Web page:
Program an ATmega168/328 With Codebender




If you want to use an inexpensive ATmega168 or ATmega328p for your project, but you want the simplicity of the arduino code and codebender, this tutorial will guide you through!

A brand new ATmega microcontroller does not come preconfigured to use with Arduino code. So to use one of these you normally need a high cost ATMEL ISP programmer to burn the Arduino bootloader into your ATmega. Thankfully there is an alternative way, using an existing Arduino board as an ISP.

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Step 1: What You Will Need

-A breadboard

-An Arduino board (i.e. Arduino UNO)

-The ATmega microcontroller you want to program (ATmega 168/328)

-An FTDI basic board or FTDI cable

-A 16MHz crystal

-A 10k resistor

-Two 18 to 22 pF (ceramic) capacitors

-An 100 nF (ceramic) capacitor

The Arduino board will be needed only once, to burn the bootloader to the ATmega and the FTDI will be needed each time you want to reprogram your ATmega.

Step 2: Connecting the ATmega to the Arduino

On the breadboard we have the standard standalone ATmega setup. Note that we use the 2 capacitors of 18-22pF. We also need to connect 4 cables to the Arduino pins 10-13 to use it as a programmer.

Step 3: Program Your Arduino

Thanks to codebender this is a piece of cake! Under the code below, select your Arduino device, the correct port, and click “Run on Arduino”.
(If you do not have the codebender plugin in your browser, under the code below, you will see a download/install link)

Step 4: Burn the Bootloader to the ATmega

For this step we need to go to the codebender website from the following link:

Select “Arduino Diecimila or Duemilanove w/ ATmega168” if you have an ATmega168 or “Arduino Duemilanove w/ ATmega328” if you have an ATmega328, then select “Arduino as ISP” and the serial port of your Arduino. Finally click “Burn Bootloader”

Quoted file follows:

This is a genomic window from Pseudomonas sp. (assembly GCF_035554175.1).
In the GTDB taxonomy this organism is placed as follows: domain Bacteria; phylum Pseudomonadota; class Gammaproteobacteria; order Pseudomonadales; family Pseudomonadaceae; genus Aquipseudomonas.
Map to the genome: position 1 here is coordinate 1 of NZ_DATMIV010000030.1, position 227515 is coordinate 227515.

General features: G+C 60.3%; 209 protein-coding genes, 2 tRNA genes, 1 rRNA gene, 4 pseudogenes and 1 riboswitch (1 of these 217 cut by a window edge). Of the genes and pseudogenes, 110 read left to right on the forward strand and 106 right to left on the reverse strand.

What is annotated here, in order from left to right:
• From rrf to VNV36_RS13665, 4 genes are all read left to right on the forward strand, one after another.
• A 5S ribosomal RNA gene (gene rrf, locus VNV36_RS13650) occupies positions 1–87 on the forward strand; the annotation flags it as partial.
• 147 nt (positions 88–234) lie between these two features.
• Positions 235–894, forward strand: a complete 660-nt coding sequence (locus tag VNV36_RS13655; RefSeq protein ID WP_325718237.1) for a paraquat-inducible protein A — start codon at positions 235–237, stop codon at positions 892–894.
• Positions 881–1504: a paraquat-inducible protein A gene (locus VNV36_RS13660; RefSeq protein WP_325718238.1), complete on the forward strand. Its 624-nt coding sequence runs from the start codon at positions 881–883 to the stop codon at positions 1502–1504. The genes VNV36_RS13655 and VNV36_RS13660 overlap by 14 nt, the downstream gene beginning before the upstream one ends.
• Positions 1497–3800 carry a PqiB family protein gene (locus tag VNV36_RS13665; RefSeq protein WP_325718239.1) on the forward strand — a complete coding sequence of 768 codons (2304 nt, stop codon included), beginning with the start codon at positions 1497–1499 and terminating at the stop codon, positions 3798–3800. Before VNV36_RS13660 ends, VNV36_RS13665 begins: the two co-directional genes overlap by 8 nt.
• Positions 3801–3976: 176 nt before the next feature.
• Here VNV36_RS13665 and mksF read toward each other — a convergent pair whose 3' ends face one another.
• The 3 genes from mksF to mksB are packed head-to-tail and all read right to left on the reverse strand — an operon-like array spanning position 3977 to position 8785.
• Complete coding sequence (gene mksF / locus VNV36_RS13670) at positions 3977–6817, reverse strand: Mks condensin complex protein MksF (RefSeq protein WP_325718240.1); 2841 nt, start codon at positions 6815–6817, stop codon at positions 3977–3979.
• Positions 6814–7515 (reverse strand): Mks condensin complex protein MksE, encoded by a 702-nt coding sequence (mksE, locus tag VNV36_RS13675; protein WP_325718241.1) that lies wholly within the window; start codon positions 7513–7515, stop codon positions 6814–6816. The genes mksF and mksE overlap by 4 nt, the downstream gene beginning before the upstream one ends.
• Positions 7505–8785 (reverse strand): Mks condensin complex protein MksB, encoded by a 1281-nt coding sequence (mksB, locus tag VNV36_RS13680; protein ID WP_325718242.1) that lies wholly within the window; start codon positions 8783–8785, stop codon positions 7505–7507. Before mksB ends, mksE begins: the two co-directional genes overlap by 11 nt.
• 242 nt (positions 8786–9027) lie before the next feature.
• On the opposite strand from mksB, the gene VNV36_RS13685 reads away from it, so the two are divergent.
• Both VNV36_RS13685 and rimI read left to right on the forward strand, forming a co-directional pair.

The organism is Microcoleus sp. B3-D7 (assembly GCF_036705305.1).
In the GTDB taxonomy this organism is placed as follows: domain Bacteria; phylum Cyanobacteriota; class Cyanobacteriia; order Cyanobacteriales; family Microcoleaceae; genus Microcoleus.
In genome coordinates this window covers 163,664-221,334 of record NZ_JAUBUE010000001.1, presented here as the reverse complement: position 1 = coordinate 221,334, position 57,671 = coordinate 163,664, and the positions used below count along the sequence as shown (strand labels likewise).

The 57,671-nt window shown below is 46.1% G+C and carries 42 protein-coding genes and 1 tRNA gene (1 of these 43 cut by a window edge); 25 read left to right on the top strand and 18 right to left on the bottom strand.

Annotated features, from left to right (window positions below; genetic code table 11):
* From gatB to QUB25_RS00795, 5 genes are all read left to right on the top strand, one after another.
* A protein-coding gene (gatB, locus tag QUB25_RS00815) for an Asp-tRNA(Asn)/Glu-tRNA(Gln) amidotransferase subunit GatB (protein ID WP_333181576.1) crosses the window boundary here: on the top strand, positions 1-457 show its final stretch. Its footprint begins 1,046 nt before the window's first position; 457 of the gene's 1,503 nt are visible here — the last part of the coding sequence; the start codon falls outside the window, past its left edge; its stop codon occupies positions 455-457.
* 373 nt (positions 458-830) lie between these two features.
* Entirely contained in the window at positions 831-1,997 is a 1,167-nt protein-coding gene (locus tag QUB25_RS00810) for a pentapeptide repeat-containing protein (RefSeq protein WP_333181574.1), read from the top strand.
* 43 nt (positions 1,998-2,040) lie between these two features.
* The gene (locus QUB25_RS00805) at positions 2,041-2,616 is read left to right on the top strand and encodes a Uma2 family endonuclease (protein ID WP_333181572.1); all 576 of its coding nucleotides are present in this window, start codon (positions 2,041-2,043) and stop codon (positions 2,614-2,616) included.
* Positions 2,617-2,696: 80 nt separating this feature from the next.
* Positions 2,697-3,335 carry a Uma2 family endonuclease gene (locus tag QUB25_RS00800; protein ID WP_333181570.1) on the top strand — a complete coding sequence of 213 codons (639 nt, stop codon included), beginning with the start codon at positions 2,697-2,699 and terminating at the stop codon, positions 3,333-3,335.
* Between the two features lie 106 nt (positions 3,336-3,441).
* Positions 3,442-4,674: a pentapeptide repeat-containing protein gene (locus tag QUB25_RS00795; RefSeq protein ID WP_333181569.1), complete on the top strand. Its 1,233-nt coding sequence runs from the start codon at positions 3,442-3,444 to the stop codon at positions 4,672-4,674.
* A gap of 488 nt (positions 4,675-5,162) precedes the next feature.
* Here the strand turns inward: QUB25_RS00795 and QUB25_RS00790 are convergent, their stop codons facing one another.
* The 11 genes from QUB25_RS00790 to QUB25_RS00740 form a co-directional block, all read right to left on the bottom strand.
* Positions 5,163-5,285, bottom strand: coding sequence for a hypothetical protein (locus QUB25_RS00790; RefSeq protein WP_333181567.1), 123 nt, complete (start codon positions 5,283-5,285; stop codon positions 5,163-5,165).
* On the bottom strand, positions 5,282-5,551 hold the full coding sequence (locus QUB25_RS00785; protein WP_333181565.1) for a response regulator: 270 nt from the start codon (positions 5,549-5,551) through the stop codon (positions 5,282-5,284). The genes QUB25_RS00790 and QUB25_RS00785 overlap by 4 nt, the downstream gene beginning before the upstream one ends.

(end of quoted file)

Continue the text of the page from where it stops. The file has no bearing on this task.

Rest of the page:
Step 5: Programming the ATmega

Now you have an easily programmable ATmega microcontroller for your embedded projects.

To program this ATmega you need the FTDI basic board or FTDI cable, and the capacitor of 100nF for the reset pin. In the above pictures you see an FTDI cable connected to the ATmega and a Fritzing sketch with an FTDI basic board.

I have included an LED (with a 220 Ohm resistor) on pin 19 of the ATmega (corresponds to the Arduino pin 13).

Test it now with the "blink" example!

at this link you will find the mapping of the arduino pins for the ATmega 168/328 microcontrollers

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    7 Discussions


    Reply 4 years ago on Introduction

    If the ATmega is blanc you need a programmer to burn a bootloader. the FTDI chip is not a programmer, it is just a usb to serial converter.
    A programmer uses the SPI pins to burn the program into the ATmega. :)


    4 years ago on Introduction

    Actually you don't need to go to all that effort to get the Arduino Bootloader installed on a virgin AVR microcontroller. The Arduino IDE tool downloadable from <> and includes tools to install the bootloader, make your own sketches, and has examples that show how to make and use a simple 3-resistor AVR programmer for the PC parallel port. It also has code examples and supports many other AVR programmer devices.

    1 reply

    Reply 4 years ago on Introduction

    I didn't know that! Thank you very much!

    But if someone has a laptop or a newer computer he does not have this option.. I just checked the computers in my house, and only the oldest (8years) has a parallel port.

    Nice for those who have a parallel port and parallel cable and do not have an existing arduino board! :)